Monday, February 22, 2010

Wacka Wacka Wacka!! Is a Wacka like a Wiki?

Figuratively speaking no, the two are completely unrelated. Though I wouldn’t be surprised if someone knew what wacka wacka wacka meant and was totally clueless about the wiki, or vice versa. I remember being a little girl and watching all the children’s programming that was done on the local Buffalo new station. I also remember the shows on PBS including Sesame Street. From Jim Henson’s Muppets, to Tom Jolls on WKBW in Buffalo, to Romper Room I loved learning cool new things and being entertained by these shows. I was especially fascinated by Sesame Street and the outrageous and colorful characters made by Jim Henson on his popular The Muppet Show. These ‘old-fashioned’ shows still give me a charge. What saddens me though is that most of the children I meet while I substitute at all school levels do not know what wacka wacka wacka means. Jokes that I made it high school were often followed with this punchline. Now, if I make a joke and follow it with this phrase I get blank stares and the occasionally grumble that sounds something like: “is she making a joke?” , or “is that a real word?”, or most recently, “is a wacka like a wiki?” Surely with all the important subjects that must be taught in school today, educating students about 1970s and 1980s sitcoms is surely of negligible important. None the less, I know what a wacka and a wiki are, so why doesn’t everyone else?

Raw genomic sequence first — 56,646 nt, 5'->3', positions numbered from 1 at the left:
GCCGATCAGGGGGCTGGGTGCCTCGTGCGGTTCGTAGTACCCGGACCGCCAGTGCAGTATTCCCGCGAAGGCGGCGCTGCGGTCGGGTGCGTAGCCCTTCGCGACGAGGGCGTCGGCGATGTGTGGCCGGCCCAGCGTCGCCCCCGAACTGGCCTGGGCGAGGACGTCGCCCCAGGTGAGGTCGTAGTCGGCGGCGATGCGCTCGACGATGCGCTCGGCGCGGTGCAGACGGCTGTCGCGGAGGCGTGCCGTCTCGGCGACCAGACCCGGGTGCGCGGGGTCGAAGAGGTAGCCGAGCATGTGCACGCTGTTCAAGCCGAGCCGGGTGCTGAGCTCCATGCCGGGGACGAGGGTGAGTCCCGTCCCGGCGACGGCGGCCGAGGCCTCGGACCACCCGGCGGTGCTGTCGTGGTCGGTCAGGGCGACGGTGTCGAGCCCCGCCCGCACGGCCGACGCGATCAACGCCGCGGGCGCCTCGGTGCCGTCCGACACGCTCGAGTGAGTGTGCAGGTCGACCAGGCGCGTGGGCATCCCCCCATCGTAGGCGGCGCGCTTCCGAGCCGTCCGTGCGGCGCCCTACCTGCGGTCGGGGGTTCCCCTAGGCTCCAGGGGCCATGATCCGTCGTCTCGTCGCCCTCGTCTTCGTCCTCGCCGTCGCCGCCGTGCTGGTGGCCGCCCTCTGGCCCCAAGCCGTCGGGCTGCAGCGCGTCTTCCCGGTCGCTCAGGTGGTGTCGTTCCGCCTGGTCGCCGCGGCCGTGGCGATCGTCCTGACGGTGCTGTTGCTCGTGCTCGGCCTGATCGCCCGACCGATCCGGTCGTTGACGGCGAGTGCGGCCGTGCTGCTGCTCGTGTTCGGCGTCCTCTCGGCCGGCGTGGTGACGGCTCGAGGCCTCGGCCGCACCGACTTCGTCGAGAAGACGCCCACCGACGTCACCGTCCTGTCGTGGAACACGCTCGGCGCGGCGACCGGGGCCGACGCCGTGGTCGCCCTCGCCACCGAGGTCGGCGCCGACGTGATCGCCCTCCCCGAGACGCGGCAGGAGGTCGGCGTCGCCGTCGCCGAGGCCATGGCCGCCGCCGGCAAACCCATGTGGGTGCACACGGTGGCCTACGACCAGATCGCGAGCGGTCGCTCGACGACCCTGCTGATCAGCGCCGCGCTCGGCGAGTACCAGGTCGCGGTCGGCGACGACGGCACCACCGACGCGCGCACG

As an adult, and a teacher, I have forgiven all those who do not know what Muppets are those who are unfamiliar with Wikis. My focus has shifted too Muppets to wikis. I remember them in their early developmental stages when I was an undergraduate at teaching college. wikis had a bad rap for being inaccurate, poorly organized, and unreliable. Several years after they have had time to grow and flourish, with much needed help, many people’s initial apprehension to using wikis has developed into an eager curiosity. In Will Richardson’s book Blogs, wikis, Podcasts, and other Powerful Tools for the Classroom, he explains this phenomenon with detail and clarity.
I willingly admit that I am one who was once skeptical, but is now curious and eager to learn more. This book made connections for me and explained how useful Wikis can be adapted for classroom use. Although there are potential downfalls with any kind of Online instruction, especially in schools where content is filtered, I think wikis can do much more good than bad. Our Wiki for this class is private and requires an invitation for membership into the class. I think if a teacher could develop a secure site such as this, students would really benefit, Without the confines of paper printing, notebook organizing, or limited instruction or discussion time, a wiki can truly transform a good classroom into a fantastic, interconnected, and challenging one.
In chapter 4 of Wil Richardson’s book, he uses dynamic examples and straight forward explanations to convince the reader of how use class wikis are. Although a strong leader and information manager is necessary to ensure the success of a wiki, his logic is that this will positively impact your teaching and your students. He feels a wiki can encourage better communication, more sharing of ideas and resources, more timely delivery of information and instruction, and provide a place for students and instructors to express and exchange ideas that were not discussed in class. With students so actively exploring an enjoying multimedia outlets, he views a class wiki as a way of making a class more complete. I wholeheartedly agree with ideas. Although I do not have the skills yet to produce a Wiki, I do have the skills to locate reliable information and to create a physical outline of how I would like my wiki to look. I no longer think wikis are all bad. I am excited and intrigued by them.

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